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Meet the Masters of a New Universe : Trends: Men, it seems, are not immune from the pleasures of laundry. They, too, have discovered the spiritual benefits of sorting, washing and folding.

November 18, 1994|PAMELA WARRICK | TIMES STAFF WRITER

In a world of cheap pleasures, it is among the cheapest. Certainly, it is the cleanest.

From the fluttery anticipation of the pre-wash to the peaceful smoothing of soft, warm wrinkles, the rituals of laundry can be enormously satisfying.

What other task in life offers such immediate and gratifying results? Dingy is made bright. Sour is made sweet. Chaos is ordered--or at least sorted out by color.

Forget missing socks and sweaters that shrink. If taken seriously, laundry need not be drudgery. It can be spiritual, indulgent, even personally empowering--in a '90s unisex dual-career sort of way.

Is it any wonder then that more men are doing it--and loving it?

Although women still do the bulk of the nation's wash--20 million women do laundry every day of the year compared to only 8 million men--the 1994 Wisk Cleaning Census shows men are beginning to close the gap.

But it is the attitude men bring to the laundry room that most distinguishes washermen from washerwomen.

The survey found that men were more likely to relax while doing laundry by taking breaks "to nap or cuddle up with someone you love." Women were more likely to pass the time cooking, cleaning or ironing.

In a day when domesticity has never been less fashionable for women, the survey suggests that it may just be coming into vogue for men.

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Ask Bernie Roswig about why he does the household laundry and the Los Angeles public relations executive swells with pride. "I just have a feeling I do it better than anybody I know."

(Although he rarely speaks of it publicly, Roswig, 52, also derives special pleasure from pulling the lint off the dryer filter. "I always hope there's a lot of lint there so I can peel it off all in one big piece. If there's any one part of the laundry process I look forward to, it would definitely be that.")

As a child, the New York-born Roswig looked forward to helping his mother bring the laundry in off the clothesline. "We lived in the snow belt but we always had clean clothes and they really were clean--outdoors clean, sunshine fresh."

Roswig takes his laundry seriously and, like 32% of the men and 27% of the women in Lever Brothers' survey, he blames himself if something goes wrong.

"I'm not obsessive," Roswig says, "but I do get aggrieved when I cannot remove all the stains. So far, I've been fortunate in that I've never had anything really ugly happen."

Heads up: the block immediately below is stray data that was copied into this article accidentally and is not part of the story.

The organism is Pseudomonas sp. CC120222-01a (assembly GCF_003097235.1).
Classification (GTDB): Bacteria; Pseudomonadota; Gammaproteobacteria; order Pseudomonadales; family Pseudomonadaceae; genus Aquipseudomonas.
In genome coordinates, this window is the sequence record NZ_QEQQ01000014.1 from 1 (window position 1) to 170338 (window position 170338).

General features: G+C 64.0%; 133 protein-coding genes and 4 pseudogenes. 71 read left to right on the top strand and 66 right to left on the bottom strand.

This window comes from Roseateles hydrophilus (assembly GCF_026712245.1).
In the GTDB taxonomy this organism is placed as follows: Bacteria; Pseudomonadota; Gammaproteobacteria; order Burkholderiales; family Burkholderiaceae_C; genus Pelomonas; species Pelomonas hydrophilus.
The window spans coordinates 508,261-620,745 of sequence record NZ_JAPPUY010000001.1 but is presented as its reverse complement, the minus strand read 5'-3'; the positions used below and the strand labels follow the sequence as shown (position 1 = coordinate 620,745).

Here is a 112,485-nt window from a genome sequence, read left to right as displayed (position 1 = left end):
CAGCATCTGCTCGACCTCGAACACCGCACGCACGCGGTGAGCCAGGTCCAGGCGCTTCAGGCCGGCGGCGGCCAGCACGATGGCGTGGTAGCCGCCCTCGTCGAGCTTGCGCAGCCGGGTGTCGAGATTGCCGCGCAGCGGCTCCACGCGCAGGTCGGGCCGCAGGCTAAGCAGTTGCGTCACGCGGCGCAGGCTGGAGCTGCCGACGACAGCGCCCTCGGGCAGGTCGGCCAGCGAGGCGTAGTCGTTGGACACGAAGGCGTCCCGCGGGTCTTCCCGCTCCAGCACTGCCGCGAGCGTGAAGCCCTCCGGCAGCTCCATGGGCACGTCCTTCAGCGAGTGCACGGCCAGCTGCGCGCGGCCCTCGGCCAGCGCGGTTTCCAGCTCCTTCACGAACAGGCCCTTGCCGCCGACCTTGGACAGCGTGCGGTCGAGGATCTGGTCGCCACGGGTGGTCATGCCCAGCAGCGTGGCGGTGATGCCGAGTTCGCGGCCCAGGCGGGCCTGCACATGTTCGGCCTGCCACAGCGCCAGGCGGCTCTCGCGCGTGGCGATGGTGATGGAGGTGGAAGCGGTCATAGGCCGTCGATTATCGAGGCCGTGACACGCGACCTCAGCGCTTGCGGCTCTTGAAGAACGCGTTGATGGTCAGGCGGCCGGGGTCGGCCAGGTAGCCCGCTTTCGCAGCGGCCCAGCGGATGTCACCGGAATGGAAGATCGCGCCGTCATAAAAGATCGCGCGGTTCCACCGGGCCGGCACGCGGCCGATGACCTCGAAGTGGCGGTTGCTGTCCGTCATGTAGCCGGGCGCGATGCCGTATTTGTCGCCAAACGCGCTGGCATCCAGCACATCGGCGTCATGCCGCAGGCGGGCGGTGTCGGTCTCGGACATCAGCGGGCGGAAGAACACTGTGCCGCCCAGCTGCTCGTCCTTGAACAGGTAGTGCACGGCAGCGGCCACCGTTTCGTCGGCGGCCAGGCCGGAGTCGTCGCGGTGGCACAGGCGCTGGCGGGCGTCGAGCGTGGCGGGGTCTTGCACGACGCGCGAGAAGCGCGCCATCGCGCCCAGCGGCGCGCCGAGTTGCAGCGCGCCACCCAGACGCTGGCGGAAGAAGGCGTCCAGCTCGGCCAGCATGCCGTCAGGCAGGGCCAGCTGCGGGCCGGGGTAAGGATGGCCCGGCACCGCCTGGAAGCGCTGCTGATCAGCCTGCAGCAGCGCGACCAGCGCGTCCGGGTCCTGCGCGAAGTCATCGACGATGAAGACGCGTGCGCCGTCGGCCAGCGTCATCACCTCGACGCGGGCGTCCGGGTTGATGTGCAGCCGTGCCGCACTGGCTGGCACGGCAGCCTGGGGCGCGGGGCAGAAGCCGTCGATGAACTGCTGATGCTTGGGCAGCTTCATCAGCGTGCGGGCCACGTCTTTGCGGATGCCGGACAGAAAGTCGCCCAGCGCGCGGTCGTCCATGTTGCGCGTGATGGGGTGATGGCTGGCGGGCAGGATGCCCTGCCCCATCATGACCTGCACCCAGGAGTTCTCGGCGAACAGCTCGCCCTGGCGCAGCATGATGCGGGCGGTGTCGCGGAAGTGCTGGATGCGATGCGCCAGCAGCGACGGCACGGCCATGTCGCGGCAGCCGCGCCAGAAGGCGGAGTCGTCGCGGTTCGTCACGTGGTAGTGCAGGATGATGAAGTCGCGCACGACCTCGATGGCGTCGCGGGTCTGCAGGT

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That men can care deeply about laundry comes as no surprise to behavior experts. Several years ago, a landmark study by French social scientist Jean-Claude Kaufmann found that while men may dislike discussing the topic, they have very strong feelings about clean clothes--and missing socks.

One couple interviewed by Kaufmann disagreed violently over the temperature that should be used for washing the family's clothes. He believed in hot, she in tepid.

"He let her do the wash, fold, and iron. Then he would sort his clothes out and put them straight back into the machine at high temperature," according to a British report on the Kaufmann study. The couple's future together, the scientist reported, was "distinctly uncertain."

Such soap operas are unknown in the suburban Chicago home of Pat and Dennis Arkis.

When the hulking amateur weightlifter, former Navy SEAL and retired police officer proposed to Pat, it was with one caveat: "I told her no way could she ever touch the wash. The laundry is my domain."

That strict division of labor has made for a very happy marriage, say the Arkises, even when Dennis was doing the entire wash for the family of six.

"Women's work? No way," he says. "So far as my masculinity is concerned, I've heard some talk but this is something I take pride in. No way am I going to apologize to anybody for doing the laundry."

Arkis, 50, spends his "down time" in the basement laundry room working out. "I have a mini-gym there by the washer and dryer. I'll throw my laundry in, then go and push weights till it's done."

Arkis' routine washes with recent findings that men experience the laundry process differently--and in some ways, more positively--that women do.

And, according to Lever Brothers pollsters, men seem to be doing more laundry than ever. Of 1,035 adults surveyed, 38% of men report spending four or more hours a week laundering, compared to 57% of women.

And while commercials rarely show men doing the laundry, nearly one-fifth of American males are washing at least seven loads a week, according to the survey.

"The image of men as laundry-impaired is losing its viability," says Lever Brothers spokesman Kenneth Hooper. "In some cases, our study found, men were far more savvy than women about getting out stains. Twenty-seven percent of men surveyed, for example, know clothes with perspiration stains are best washed in hot water. Only 19% of women knew that."

Victor Gomez knew that. "With sports and all, I'm used to cleaning a lot of sweaty stuff," says the 23-year-old Cerritos College student.

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